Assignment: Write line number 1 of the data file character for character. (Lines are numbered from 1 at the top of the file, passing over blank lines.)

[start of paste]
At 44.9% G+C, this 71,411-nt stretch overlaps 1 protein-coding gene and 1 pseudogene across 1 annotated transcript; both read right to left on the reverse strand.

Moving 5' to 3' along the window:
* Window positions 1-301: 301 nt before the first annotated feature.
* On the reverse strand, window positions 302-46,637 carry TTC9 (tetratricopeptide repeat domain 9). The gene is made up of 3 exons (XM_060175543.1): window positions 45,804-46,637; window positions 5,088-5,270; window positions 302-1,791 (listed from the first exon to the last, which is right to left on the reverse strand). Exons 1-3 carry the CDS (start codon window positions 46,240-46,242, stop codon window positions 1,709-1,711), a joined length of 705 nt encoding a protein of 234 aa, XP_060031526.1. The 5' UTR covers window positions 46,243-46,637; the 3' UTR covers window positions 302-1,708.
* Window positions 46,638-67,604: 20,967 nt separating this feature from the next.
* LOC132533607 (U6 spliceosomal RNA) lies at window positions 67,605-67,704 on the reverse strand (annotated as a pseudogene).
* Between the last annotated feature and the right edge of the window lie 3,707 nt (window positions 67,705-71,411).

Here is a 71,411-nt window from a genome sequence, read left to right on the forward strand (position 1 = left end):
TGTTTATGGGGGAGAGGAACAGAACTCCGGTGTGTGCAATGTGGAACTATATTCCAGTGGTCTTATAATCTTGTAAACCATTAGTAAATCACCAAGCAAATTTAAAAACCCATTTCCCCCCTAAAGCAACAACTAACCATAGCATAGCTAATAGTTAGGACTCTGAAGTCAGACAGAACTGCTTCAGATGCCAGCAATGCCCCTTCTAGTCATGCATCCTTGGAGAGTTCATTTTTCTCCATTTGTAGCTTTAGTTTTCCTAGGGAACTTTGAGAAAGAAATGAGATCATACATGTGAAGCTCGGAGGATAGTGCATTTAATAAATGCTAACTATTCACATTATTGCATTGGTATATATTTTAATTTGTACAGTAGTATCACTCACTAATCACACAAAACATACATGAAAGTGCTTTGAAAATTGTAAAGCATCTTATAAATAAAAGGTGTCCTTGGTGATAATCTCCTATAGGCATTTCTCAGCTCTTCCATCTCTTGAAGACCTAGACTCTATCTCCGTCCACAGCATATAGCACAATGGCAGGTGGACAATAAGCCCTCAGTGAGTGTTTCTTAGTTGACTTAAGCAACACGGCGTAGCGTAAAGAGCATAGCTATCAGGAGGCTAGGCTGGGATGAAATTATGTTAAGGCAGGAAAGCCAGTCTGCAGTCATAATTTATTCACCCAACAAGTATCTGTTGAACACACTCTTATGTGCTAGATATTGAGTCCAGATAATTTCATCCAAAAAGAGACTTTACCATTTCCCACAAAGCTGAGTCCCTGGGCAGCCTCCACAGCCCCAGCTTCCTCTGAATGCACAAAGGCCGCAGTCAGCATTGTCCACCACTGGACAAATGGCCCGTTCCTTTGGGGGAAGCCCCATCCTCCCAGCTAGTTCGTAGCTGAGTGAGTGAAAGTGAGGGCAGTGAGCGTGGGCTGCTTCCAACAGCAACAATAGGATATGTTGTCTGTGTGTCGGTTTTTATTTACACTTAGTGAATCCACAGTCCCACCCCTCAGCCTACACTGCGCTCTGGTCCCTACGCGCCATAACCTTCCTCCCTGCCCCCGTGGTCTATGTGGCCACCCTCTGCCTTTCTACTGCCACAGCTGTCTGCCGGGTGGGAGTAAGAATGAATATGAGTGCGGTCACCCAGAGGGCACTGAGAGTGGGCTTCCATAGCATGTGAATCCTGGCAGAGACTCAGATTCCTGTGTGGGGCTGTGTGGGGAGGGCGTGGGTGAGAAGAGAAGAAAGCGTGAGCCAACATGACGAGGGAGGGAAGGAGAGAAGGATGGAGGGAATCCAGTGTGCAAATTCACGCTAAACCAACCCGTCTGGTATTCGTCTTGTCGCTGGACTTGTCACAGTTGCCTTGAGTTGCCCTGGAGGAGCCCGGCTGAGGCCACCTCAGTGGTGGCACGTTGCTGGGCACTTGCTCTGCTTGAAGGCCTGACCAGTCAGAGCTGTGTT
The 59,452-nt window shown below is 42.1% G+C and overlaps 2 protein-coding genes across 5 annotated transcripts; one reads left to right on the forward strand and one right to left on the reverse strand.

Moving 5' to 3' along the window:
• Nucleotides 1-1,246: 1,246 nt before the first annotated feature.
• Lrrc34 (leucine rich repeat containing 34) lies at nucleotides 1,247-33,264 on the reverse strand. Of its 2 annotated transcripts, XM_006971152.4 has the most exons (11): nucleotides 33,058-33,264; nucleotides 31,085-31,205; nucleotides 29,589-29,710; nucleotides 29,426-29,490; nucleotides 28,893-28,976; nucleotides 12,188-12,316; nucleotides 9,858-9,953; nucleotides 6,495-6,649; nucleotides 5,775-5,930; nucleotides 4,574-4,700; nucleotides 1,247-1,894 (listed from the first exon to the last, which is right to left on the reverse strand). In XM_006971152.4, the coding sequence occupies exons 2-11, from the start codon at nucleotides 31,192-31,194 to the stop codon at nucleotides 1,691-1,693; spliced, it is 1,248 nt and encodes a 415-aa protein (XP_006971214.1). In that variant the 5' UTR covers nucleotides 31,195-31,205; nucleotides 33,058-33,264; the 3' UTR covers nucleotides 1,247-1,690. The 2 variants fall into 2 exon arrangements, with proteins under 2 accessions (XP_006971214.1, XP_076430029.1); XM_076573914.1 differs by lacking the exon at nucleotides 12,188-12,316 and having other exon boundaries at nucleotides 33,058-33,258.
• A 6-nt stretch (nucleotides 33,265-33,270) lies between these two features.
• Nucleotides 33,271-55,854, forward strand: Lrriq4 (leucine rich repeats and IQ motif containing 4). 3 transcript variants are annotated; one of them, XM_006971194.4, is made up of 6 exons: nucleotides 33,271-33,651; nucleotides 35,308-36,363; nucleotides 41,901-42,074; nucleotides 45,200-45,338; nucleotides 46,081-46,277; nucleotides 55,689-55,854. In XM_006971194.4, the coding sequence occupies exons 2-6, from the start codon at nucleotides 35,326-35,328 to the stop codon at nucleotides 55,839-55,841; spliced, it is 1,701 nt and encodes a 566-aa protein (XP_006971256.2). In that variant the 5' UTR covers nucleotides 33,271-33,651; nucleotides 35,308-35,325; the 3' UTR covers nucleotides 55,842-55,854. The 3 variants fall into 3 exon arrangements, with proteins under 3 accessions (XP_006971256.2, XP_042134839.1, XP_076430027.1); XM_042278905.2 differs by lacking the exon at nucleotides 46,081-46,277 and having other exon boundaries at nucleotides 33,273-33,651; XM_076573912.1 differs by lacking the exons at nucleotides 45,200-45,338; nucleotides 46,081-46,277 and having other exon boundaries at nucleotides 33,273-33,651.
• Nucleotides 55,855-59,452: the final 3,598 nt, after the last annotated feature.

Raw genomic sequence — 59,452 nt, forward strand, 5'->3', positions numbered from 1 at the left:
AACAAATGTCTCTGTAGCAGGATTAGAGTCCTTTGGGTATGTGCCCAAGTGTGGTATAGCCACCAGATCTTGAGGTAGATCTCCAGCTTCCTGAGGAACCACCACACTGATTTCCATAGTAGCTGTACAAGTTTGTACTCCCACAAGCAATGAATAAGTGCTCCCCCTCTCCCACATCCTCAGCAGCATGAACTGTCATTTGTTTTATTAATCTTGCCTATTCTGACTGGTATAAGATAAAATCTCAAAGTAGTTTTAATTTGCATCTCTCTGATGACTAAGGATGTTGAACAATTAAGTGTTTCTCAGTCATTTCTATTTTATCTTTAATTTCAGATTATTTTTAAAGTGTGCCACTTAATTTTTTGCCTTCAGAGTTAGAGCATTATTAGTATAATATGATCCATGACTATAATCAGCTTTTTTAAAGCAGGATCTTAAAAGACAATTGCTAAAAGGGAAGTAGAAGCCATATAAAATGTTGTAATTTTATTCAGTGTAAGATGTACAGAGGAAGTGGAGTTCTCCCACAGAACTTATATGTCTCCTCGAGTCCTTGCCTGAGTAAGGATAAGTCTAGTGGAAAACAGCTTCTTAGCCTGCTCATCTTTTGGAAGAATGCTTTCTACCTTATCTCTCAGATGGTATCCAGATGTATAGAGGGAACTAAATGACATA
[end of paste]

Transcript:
At 44.9% G+C, this 71,411-nt stretch overlaps 1 protein-coding gene and 1 pseudogene across 1 annotated transcript; both read right to left on the reverse strand.